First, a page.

Displaced, Stressed, And Bored At Atlantic City's Borgata
Sandy refugees find solace in Sex and the City slot machines.
ATLANTIC CITY, NJ — Of all the slot machines on the Borgata's desolate floor Friday night, four had the steadiest stream of players — mostly women, mostly alone, though some men were drawn to the double-screens and neon pink lights, too. They glowed: Charlotte, Carrie, Samantha, Miranda and Mr. Big.
"I love this game," says Jennifer Hess, 43, parked at the Sex and the City slots. "I've been here half-an-hour and won $90 already."
It's 8:30 p.m. She orders a coffee and cream from a waitress in a black bustier and fishnets, then bids $5 more.
"You've got to be a fan, though. You've got to know the story," Hess says. "I made my dad play once and he just didn't get it."
A reported 10 of the 12 Atlantic City casinos opened Friday — their first day back in business since Oct. 28, the eve of Sandy's landfall near the gambling town. No casinos released their numbers Saturday, but the upscale Borgata Hotel Casino & Spa seemed busy compared to the others, despite its closed shops, restaurants (including Wolfgang Puck and Bobby Flay properties) and nightclubs. Along with Harrah's and Golden Nugget, it's positioned far from the damaged Atlantic City boardwalk, more convenient to the highway.
Still, by Friday night standards, the place was dead — row after row of empty slots and green felt-top tables. It could have been a Tuesday morning, except for the packed bar and keno room. And, of course, Sex and the City.
"The Borgata is my happy place. If I'm gonna spend my money, this is where I'm gonna do it," says Hess, eyes still on the machine. "I think people here need a stress reliever right now. I do."
Hess is an administrator at a nursing home in Ocean View, about 30 miles south of Atlantic City. The home has 126 nursing patients and 55 assisted living residents. The management team slept at the facility for three nights, Hess says, tending to patients and reassuring them that everything was OK during Sandy and its aftermath. They were ready to evacuate if the power went out. "Miraculously," Hess says, it never did.
Tonight she needed something to take her mind off work. She called a girlfriend as soon as she heard the Borgata was open and drove up from her home in Stone Harbor, a Jersey borough far enough south to have dodged Sandy's assault.
Hess says she's not a frequent gambler. In fact, alongside the chain-smoking, geriatric regulars, the Borgota is full of people tonight who don't identify as frequent gamblers. They're Sandy survivors, looking for something to do on the first Friday night after the most damaging storm in state history. The casino offers a new kind of post-storm service — a shelter for the restless, those who need distraction.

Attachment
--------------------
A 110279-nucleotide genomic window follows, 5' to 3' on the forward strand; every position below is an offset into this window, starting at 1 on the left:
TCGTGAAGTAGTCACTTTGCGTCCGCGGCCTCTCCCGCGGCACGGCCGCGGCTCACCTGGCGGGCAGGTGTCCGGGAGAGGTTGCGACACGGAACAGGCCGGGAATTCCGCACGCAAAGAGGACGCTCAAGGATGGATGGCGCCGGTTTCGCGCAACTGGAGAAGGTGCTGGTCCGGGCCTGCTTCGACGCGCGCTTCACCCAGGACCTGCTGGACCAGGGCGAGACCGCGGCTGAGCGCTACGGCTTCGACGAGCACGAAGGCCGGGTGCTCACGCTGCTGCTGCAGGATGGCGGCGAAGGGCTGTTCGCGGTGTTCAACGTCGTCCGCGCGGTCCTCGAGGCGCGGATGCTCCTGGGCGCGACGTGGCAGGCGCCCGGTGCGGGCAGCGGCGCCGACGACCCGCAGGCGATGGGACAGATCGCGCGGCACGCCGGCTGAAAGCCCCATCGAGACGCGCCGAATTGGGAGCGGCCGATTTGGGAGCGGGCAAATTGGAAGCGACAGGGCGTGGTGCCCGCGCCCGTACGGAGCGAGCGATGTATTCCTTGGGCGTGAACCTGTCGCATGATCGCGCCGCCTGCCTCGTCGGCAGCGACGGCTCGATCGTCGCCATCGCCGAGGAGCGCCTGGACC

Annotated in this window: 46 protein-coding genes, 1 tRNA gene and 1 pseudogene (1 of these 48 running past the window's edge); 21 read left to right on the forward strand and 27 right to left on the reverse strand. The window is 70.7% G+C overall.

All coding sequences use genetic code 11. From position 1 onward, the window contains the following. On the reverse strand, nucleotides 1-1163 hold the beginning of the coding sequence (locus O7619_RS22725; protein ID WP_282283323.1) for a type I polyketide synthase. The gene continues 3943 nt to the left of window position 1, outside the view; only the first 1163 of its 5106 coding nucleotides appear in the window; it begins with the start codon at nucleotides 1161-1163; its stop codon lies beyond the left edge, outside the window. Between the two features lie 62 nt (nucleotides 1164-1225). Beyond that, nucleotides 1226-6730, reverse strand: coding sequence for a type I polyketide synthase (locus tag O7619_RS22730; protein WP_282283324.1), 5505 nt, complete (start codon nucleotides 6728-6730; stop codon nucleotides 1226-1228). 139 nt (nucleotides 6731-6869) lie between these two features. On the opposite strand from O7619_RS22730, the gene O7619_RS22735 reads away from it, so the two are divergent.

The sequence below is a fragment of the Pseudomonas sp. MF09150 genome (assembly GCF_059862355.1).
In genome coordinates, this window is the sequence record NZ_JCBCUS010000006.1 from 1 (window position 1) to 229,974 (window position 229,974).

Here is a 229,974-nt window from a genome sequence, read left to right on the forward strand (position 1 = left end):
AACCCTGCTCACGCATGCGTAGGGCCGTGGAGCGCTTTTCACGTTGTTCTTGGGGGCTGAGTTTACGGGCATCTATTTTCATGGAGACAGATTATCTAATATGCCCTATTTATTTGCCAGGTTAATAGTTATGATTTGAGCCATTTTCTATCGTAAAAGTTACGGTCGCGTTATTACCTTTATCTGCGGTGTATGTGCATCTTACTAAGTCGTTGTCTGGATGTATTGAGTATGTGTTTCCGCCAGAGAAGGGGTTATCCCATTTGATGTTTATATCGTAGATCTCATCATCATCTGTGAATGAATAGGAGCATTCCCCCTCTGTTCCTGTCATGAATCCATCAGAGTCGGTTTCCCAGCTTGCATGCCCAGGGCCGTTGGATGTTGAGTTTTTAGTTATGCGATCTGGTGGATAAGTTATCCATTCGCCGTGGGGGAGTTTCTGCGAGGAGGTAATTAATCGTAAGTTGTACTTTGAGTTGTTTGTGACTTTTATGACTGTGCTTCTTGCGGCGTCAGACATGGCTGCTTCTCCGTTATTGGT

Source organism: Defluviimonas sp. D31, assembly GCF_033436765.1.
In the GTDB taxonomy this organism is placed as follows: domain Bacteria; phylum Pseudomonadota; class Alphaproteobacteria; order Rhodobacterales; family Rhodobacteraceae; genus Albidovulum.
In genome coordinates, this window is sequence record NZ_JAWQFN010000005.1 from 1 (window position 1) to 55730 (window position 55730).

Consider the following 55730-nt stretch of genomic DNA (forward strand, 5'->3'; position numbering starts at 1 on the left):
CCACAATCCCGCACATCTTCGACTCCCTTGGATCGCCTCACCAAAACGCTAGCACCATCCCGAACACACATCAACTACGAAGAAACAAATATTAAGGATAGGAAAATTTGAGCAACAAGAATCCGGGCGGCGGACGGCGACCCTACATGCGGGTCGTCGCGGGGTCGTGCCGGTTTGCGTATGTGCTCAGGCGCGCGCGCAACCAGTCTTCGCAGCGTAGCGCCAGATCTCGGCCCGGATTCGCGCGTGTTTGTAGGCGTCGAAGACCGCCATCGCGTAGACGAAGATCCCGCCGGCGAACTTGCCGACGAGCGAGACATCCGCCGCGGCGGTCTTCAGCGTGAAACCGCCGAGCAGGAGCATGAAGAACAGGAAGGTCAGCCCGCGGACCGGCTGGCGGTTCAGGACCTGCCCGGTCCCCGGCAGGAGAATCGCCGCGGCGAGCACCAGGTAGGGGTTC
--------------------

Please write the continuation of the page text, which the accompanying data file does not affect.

Like Angie Sciarillo, a 36-year-old from Margate City, a shore town five miles south of Atlantic City. She evacuated with her three daughters — a 4, 10 and 12-year-old — early this week, driving the girls to Pennsylvania to stay at the hotel where her husband works, then back to her sister's place in Jersey when the hotel lost power, then back to Margate when the bridge re-opened and heat and electricity were restored.
"I needed to get out of the house tonight, so I asked my mom to babysit and drove up by myself," Sciarillo says. "It's been a long week. My girls have been fighting, and all I hear is cheer routines, and all I smell is nail polish. That's their thing right now."
The destruction in Jersey is awful, Sciarillo says, but she thinks reports in Atlantic City are overblown. Driving in at night, it's hard to spot the damage, unless you're near the boardwalk. The lights still dance at Bally's and Trump's Taj Mahal, even if there's no one to see them.
"All they show on TV is the flooded inlet," she says. "Well, the inlet always floods during a storm. It's not as bad as people think."
Kelly, a 44-year-old from the shore, is playing the Monopoly slots at Borgata a few rows over from Sex and the City. She asks that I not use her last name, then leans in to tell me I shouldn't order a drink with ice tonight — there's still concern about water contamination, despite officials dropping the boiling water advisory. She says I should come back on a "real AC weekend."
"Normally this place is packed," Kelly says, drinking a Corona. "You can't even get a seat at Sex and the City."
Back there, 20 minutes later, Hess is still playing. She says her winnings will go to her pet boston terrier, a therapy dog at the nursing home.
"I need to buy him some fancy biscuits," she says. "But that's me — I'm a Charlotte."